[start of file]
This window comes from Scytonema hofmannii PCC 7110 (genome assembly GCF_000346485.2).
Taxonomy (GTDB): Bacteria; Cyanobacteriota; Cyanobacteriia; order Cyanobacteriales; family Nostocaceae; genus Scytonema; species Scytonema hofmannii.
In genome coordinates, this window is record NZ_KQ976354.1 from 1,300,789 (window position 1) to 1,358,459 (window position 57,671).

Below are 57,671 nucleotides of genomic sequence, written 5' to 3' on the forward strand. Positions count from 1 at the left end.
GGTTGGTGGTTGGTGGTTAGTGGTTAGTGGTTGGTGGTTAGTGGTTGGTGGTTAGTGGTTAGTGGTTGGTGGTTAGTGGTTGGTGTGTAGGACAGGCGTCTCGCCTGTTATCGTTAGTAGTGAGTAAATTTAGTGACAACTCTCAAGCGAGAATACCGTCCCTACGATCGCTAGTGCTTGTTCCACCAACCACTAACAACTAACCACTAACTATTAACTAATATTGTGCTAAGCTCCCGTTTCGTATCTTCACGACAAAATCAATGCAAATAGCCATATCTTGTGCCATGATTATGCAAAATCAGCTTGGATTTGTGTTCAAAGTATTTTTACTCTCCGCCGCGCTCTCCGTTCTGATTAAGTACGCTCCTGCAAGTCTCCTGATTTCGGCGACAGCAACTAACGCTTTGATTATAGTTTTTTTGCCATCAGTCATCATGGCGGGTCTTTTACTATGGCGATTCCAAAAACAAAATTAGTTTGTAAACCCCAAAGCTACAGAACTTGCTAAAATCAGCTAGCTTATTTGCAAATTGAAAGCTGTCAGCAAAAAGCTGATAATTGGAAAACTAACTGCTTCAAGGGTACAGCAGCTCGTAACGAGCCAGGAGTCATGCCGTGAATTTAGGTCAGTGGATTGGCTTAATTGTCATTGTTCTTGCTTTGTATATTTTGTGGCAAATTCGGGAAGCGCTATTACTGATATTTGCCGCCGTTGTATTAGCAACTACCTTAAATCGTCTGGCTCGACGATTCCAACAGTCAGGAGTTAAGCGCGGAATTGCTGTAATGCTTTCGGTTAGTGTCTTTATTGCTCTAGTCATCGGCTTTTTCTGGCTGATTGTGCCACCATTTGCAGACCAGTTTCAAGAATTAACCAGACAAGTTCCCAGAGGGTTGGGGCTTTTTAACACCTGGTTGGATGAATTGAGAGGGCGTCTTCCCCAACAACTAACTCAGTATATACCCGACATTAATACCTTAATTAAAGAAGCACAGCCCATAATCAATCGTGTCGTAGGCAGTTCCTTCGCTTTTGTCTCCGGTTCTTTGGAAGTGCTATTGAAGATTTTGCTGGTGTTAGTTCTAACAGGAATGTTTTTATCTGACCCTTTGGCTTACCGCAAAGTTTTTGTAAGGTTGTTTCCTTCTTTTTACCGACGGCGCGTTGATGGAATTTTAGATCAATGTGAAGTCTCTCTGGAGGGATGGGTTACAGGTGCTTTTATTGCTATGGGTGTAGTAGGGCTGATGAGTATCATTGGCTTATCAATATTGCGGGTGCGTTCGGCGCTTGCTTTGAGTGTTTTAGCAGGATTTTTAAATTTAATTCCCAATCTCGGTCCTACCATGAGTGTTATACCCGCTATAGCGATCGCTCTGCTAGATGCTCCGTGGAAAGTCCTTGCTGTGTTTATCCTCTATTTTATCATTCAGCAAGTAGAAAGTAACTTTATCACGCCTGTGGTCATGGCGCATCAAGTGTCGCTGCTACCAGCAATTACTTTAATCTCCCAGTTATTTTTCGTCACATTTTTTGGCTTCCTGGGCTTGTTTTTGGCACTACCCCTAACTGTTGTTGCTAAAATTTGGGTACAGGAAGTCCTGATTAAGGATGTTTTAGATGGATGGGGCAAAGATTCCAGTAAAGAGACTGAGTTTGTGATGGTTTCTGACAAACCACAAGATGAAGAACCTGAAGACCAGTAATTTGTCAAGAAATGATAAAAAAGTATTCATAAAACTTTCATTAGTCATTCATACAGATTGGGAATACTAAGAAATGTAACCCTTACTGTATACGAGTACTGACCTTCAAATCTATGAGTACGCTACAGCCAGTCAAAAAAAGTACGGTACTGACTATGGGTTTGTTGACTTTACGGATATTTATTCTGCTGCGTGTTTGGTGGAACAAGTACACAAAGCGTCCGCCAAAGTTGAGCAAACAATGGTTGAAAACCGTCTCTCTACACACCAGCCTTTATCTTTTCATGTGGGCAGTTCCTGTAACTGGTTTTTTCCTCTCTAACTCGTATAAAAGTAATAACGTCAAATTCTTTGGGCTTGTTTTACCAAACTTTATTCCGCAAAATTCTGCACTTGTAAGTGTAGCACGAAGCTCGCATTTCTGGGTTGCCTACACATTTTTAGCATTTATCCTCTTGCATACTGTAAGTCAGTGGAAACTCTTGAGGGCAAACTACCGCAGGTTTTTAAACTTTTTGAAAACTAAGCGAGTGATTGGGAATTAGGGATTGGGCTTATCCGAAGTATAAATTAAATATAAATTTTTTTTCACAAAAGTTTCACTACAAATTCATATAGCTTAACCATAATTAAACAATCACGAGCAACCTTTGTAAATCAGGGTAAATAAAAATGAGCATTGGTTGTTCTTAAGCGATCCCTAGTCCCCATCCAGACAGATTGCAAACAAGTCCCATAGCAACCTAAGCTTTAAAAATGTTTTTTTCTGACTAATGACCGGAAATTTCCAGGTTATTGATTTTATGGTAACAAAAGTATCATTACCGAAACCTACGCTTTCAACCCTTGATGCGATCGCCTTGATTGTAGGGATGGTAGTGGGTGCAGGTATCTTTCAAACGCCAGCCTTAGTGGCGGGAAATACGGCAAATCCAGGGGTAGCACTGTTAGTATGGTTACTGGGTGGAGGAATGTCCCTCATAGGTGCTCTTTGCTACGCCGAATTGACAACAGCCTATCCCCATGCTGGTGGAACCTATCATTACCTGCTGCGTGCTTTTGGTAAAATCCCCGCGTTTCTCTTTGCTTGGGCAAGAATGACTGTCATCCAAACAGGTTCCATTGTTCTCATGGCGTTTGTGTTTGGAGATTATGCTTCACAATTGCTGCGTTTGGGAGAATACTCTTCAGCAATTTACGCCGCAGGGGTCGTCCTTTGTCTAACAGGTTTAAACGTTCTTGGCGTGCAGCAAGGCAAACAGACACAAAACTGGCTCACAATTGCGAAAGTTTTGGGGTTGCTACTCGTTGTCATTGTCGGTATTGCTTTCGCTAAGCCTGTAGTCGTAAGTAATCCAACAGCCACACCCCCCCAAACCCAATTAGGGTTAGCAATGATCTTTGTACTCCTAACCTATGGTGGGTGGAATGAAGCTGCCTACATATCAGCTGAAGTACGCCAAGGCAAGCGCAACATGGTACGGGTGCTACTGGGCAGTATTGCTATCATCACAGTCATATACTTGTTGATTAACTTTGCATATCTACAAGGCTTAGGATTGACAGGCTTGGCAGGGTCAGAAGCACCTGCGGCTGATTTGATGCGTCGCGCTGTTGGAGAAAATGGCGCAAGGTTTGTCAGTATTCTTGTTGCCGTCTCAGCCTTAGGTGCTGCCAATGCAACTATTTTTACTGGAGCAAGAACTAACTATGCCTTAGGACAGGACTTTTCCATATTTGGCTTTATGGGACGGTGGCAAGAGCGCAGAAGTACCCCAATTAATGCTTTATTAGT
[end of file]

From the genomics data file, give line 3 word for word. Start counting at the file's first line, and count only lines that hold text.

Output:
In genome coordinates, this window is record NZ_KQ976354.1 from 1,300,789 (window position 1) to 1,358,459 (window position 57,671).